BPA in urine and serum of 12 men and 12 women who held thermal receipt paper with dry hands for 4 min, Panel A: the total concentration of BPA in urine (expressed relative to creatinine) at baseline and 60-min after holding the thermal receipt.Panel B: unconjugated BPA (uBPA) in serum at baseline and 30 min after holding the thermal receipt. Panel C: conjugated BPA (BPA-G and BPA-S) in serum at baseline and 30 min after holding the thermal receipt paper. * = significant difference between males and females (P<0.001).
© Copyright Policy
Related In: Results  -  Collection

License
Show All Figures
getmorefigures.php?uid=PMC4206219&req=5

pone-0110509-g005: BPA in urine and serum of 12 men and 12 women who held thermal receipt paper with dry hands for 4 min, Panel A: the total concentration of BPA in urine (expressed relative to creatinine) at baseline and 60-min after holding the thermal receipt.Panel B: unconjugated BPA (uBPA) in serum at baseline and 30 min after holding the thermal receipt. Panel C: conjugated BPA (BPA-G and BPA-S) in serum at baseline and 30 min after holding the thermal receipt paper. * = significant difference between males and females (P<0.001).
Mentions: The data for female subject #3 are not included in the pharmacokinetic data (Table 2) calculated for the remaining 6 subjects that had blood collected from their contaminated arm but who had undetectable baseline levels of BPA on their hands when they first entered the CRC and also had very low baseline uBPA in serum (0.23±0.15 ng/mL; N = 6]. These 6 subjects showed a dramatic increase in serum uBPA after holding the thermal receipt and eating 10 contaminated fries. Females had a greater Cmax and maximum increase relative to baseline in serum uBPA and BPA-G than males after holding the thermal paper, while males reached peak levels of uBPA (Tmax) later than females. The average uBPA value, based on the area under the concentration-time curve [AUC (0–90 min)] did not differ between males and females, while for BPA-G, the AUC (0–90 min) was greater for females than males. The ratio of BPA-G/uBPA based on the average AUC (0–90 min) was very low (0.35±0.12 for males and 1.82±0.30 for females), consistent with routes of absorption of BPA (dermal and sublingual) that bypass first pass metabolism [19], [20].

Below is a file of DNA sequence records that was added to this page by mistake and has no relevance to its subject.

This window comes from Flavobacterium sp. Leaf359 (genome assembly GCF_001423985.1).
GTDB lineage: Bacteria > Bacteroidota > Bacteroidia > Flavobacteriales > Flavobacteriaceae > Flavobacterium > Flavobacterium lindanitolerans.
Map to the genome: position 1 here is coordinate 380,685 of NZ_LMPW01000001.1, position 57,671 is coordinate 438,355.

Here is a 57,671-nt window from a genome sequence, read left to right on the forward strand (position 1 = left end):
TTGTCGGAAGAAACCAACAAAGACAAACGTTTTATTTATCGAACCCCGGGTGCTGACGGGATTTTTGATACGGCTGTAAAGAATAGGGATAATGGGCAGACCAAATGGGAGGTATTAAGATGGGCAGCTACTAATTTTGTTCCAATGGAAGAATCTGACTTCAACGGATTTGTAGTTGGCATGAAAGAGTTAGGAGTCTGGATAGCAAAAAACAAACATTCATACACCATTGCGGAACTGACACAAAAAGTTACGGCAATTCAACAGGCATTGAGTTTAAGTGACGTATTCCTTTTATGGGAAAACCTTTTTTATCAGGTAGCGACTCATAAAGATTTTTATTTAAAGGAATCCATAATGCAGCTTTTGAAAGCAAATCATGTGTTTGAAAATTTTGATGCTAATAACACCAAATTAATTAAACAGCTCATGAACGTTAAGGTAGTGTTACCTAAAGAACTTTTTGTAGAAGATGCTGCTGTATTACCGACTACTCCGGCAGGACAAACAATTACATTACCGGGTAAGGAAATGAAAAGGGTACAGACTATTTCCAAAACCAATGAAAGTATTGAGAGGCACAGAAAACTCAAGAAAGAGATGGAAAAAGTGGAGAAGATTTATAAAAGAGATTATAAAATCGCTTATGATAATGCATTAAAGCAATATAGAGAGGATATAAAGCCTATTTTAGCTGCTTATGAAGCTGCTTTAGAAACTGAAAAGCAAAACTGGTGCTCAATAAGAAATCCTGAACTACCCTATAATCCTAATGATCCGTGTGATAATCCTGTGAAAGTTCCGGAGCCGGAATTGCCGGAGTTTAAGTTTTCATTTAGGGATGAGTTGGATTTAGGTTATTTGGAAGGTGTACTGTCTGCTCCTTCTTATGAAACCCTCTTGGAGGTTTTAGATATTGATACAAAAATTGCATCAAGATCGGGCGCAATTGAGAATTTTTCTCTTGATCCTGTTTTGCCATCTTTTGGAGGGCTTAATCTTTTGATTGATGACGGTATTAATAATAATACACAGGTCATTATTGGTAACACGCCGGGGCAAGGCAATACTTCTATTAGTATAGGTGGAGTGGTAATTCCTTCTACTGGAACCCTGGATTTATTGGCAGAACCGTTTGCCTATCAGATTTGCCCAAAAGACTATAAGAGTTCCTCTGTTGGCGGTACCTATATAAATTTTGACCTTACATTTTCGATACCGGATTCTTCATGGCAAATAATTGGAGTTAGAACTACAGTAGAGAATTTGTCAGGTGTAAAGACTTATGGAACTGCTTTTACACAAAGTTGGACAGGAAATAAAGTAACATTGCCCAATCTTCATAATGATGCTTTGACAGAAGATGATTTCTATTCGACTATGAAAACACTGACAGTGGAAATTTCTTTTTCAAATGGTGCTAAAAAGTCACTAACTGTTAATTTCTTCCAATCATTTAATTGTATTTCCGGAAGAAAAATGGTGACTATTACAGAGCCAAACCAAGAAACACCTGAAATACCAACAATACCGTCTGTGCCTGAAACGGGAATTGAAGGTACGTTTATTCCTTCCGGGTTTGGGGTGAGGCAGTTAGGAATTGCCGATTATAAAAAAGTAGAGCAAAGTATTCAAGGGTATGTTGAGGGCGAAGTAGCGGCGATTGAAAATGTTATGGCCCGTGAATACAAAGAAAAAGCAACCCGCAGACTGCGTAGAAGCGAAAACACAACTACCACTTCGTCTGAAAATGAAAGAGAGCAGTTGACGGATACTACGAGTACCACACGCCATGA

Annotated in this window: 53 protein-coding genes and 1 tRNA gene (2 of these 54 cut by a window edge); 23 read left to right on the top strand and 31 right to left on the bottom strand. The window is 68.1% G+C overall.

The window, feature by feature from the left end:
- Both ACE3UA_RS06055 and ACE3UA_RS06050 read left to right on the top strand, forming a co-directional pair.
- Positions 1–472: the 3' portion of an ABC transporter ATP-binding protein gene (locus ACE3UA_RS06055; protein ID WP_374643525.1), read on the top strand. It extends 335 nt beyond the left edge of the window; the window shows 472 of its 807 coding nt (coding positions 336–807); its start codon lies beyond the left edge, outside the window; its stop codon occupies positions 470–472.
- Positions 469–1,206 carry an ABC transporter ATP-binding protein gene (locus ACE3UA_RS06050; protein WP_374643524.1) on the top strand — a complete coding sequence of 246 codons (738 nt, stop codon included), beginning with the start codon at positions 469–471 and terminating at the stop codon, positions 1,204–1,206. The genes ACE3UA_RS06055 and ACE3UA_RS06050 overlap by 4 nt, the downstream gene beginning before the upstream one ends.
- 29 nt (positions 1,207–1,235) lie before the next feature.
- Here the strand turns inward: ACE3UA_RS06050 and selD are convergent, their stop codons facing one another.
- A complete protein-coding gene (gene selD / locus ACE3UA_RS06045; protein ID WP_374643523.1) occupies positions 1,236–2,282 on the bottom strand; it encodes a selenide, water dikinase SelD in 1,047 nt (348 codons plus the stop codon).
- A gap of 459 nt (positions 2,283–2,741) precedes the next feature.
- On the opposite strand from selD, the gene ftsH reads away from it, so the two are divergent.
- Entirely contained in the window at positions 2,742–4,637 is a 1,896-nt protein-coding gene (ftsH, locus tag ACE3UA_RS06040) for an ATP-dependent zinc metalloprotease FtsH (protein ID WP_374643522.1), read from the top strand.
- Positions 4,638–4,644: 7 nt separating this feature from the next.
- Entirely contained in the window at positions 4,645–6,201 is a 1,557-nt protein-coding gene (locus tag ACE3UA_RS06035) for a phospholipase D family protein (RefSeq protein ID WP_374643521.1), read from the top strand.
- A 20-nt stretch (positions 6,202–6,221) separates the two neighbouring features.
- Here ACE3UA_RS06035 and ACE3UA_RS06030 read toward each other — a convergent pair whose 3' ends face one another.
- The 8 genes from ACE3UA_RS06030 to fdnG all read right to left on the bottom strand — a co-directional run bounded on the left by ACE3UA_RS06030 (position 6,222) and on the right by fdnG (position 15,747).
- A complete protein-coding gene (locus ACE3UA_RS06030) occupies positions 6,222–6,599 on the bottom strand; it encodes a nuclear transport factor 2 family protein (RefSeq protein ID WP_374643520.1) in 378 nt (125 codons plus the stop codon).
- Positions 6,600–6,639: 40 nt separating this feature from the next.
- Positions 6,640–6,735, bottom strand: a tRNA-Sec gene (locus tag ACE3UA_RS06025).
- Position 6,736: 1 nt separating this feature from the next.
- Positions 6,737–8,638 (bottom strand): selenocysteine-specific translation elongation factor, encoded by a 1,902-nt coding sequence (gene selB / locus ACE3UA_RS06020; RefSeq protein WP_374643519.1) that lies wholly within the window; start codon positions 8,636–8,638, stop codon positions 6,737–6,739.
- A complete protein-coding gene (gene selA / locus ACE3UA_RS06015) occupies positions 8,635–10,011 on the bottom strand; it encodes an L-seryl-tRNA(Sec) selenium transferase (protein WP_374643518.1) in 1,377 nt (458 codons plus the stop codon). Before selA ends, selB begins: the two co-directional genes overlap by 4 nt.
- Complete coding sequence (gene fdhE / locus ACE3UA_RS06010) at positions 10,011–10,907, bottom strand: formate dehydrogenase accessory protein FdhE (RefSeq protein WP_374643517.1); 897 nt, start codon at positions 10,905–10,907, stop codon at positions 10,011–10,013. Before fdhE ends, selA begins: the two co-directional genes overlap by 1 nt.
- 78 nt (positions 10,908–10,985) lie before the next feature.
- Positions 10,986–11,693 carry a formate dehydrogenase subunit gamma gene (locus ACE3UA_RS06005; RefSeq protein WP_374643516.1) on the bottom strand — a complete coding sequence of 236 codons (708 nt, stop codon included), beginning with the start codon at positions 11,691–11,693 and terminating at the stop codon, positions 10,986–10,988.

Bottom Line: We found that when men and women held thermal receipt paper immediately after using a hand sanitizer with penetration enhancing chemicals, significant free BPA was transferred to their hands and then to French fries that were eaten, and the combination of dermal and oral BPA absorption led to a rapid and dramatic average maximum increase (Cmax) in unconjugated (bioactive) BPA of ∼7 ng/mL in serum and ∼20 µg total BPA/g creatinine in urine within 90 min.It also ignores dermal absorption as well as sublingual absorption in the mouth that both bypass first-pass liver metabolism.The elevated levels of BPA that we observed due to holding thermal paper after using a product containing dermal penetration enhancing chemicals have been related to an increased risk for a wide range of developmental abnormalities as well as diseases in adults.